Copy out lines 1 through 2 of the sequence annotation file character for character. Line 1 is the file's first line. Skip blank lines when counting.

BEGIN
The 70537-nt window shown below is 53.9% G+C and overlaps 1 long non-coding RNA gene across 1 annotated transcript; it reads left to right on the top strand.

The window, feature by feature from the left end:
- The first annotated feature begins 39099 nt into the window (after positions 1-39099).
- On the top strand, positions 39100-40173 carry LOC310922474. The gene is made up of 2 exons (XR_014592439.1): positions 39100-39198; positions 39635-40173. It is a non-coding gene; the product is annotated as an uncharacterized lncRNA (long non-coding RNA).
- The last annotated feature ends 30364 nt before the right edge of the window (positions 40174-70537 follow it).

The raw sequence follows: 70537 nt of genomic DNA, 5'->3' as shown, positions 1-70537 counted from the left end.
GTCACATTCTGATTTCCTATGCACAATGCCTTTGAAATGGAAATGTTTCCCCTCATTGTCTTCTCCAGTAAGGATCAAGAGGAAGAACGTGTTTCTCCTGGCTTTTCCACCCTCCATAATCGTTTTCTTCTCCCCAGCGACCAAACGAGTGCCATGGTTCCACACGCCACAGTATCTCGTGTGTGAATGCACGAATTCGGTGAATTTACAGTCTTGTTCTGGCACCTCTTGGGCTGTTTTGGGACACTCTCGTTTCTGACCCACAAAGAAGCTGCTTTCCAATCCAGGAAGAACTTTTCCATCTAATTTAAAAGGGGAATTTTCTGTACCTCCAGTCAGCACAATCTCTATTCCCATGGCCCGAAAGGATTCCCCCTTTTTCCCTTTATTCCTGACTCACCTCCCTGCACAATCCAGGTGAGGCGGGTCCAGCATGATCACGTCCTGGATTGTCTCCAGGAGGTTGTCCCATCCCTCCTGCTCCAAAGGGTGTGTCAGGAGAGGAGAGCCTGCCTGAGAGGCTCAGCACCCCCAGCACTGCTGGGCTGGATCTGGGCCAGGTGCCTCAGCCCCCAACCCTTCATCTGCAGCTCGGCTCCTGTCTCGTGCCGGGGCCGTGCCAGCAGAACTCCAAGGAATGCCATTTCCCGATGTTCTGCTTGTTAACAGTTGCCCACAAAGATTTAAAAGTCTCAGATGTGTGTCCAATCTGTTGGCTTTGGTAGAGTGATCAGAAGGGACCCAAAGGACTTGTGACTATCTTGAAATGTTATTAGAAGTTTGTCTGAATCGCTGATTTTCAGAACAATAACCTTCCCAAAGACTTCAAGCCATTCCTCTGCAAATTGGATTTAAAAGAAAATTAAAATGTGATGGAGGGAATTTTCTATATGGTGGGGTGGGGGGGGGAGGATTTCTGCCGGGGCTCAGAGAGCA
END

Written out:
The 70537-nt window shown below is 53.9% G+C and overlaps 1 long non-coding RNA gene across 1 annotated transcript; it reads left to right on the top strand.

The window, feature by feature from the left end: